[Msa-discuss] CFP: Modernist Setting

Hannah Freed-Thall hannah_freed-thall at brown.edu
Mon Sep 5 13:37:00 EDT 2016


*Call for Papers: “Modernist Setting”*

*Prospective cluster for the Modernism/modernity Print Plus platform*

*Edited by Hannah Freed-Thall and Dora Zhang*

*Proposed titles/abstracts: October 31, 2016*

*Brief essays due March 15, 2017*




This cluster of conference-length, theoretically-adventurous essays will
explore the concept of “setting” in the modernist context. Encompassing
physical space and geographical location as well as atmosphere, mood,
weather, tone, and other ambient phenomena of everyday life, setting has
tended to fade into the critical background. What happens if we approach
setting not as a secondary category, or mere inert backdrop, but as a
primary shaping force of literary and visual form?



Modernism reconfigures literary geography by venturing into a variety of
previously unrepresented spaces, from an outhouse in Dublin to a golf
course in Yoknapatawpha County to a plantation settlement village in
colonial Barbados. What is the relation between the formal concept of
“setting” and the geographical idea of “place”? And how is this relation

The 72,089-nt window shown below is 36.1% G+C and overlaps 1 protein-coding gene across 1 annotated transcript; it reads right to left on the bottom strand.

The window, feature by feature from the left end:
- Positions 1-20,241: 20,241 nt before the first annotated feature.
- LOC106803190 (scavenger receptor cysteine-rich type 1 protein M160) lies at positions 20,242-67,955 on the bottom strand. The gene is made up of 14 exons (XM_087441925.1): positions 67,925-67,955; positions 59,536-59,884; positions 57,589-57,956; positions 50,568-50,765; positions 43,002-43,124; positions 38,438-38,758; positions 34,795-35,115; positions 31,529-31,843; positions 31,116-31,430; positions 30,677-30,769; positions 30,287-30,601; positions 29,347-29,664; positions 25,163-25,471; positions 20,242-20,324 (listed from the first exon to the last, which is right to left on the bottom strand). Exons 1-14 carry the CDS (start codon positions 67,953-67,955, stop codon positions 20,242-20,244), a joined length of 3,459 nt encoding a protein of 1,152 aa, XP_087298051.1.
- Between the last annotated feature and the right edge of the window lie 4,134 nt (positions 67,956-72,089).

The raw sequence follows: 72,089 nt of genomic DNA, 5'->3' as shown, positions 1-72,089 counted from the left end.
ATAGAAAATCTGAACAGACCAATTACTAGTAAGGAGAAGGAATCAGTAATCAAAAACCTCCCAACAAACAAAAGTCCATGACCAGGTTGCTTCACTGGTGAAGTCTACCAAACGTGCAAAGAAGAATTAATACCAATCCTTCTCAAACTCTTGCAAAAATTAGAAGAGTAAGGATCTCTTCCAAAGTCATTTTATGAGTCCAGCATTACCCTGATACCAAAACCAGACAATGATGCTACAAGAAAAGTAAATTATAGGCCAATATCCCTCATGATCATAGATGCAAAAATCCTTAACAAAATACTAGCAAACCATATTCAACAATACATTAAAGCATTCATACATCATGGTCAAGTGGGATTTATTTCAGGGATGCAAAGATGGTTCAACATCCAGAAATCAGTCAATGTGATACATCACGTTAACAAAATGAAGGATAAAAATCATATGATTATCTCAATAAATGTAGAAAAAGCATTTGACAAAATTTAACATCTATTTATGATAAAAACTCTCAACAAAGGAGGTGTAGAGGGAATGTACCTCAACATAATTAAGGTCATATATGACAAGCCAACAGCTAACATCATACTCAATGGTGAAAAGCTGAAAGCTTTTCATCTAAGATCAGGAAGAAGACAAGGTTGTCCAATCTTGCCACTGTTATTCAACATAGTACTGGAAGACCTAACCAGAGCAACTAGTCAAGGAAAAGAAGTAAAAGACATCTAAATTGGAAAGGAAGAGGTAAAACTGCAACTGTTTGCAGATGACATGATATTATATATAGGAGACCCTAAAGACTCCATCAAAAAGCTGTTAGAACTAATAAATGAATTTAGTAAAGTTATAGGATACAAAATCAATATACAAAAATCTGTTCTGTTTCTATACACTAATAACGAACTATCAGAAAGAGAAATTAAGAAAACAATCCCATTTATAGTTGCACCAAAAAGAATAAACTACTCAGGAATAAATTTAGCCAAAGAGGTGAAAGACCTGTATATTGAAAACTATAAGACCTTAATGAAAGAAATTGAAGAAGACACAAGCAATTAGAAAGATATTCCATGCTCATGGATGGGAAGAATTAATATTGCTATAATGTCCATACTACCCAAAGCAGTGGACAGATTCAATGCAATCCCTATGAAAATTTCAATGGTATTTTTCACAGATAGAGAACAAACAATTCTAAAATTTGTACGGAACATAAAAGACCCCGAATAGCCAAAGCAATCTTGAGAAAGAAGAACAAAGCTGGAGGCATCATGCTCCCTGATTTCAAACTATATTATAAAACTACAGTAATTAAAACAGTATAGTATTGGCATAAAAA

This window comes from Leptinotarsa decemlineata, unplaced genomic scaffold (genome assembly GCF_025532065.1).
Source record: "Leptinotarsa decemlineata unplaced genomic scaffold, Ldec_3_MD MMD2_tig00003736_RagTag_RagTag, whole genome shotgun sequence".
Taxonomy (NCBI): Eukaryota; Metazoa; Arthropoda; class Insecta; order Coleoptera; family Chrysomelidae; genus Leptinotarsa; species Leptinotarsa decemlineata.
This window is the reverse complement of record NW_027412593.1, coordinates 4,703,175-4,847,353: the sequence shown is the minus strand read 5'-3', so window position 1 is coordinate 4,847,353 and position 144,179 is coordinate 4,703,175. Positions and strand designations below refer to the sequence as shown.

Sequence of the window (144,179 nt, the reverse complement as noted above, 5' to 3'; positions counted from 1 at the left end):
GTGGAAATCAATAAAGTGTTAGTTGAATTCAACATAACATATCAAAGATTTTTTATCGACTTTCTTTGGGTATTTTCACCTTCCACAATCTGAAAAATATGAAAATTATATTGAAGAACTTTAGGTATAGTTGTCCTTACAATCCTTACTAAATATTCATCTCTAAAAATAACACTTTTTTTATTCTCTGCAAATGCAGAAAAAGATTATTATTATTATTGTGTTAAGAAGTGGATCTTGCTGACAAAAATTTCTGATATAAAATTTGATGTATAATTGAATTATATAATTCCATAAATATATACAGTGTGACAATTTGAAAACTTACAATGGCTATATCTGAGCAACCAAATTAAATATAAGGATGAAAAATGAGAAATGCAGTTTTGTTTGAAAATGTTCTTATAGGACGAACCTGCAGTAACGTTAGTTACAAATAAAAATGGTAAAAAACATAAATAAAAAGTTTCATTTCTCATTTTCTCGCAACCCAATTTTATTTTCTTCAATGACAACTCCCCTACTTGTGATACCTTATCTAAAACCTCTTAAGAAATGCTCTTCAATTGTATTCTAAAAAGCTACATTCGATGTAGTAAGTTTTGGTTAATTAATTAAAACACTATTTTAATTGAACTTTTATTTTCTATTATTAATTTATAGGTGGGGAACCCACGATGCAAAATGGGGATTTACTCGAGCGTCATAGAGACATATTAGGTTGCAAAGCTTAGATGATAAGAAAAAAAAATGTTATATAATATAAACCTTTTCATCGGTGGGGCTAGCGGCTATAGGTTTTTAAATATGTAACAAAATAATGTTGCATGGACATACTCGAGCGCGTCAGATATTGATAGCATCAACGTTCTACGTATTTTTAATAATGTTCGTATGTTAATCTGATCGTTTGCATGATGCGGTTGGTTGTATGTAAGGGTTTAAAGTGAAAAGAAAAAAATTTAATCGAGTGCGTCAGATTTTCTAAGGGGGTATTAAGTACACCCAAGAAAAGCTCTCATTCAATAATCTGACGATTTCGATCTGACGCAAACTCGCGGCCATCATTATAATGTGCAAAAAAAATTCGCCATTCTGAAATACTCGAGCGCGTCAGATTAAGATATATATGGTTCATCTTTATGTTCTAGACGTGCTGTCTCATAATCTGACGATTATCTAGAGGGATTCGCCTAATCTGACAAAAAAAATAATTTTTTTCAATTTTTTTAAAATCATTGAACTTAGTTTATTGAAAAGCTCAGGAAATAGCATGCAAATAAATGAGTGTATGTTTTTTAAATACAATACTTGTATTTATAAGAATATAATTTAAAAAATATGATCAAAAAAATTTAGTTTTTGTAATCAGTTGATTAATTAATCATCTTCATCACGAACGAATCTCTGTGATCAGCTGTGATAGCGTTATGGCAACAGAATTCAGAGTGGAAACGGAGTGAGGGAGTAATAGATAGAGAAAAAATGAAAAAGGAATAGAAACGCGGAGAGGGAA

affected by the location of textual production itself, e.g. Western Europe,
Latin America, or the Pacific Rim?



The early twentieth century bore witness to theories of setting that are
now largely forgotten, including Hellpach on environmental psychology,
Ebeling on “space as membrane,” and Uexküll on “Umwelt.” How did these and
other such ideas bear on the cultural production of the period?



How do different media attune readers, spectators, or listeners to the mood
of a room, the humidity of a season, the quality of a light, or the
acoustic texture of a landscape? And how does the recent ecological turn in
criticism affect our understanding of literary space, enabling us for the
first time to perceive a climate, or even a geological epoch, as setting?



Papers should be balanced toward the inventive and the provocative, along
the lines of a virtual roundtable talk (2000-3000 word limit). Contributors
are especially encouraged to draw on the unique possibilities afforded by
the digital platform. Please send titles and 500-word abstracts to
dyzhang at berkeley.edu and *hannah_freed-thall at brown.edu
<hannah_freed-thall at brown.edu>* by October 31, 2016. 6-8 contributors will
be invited to submit essays by March 15, 2017, after which the entire
cluster will be sent out for peer review.
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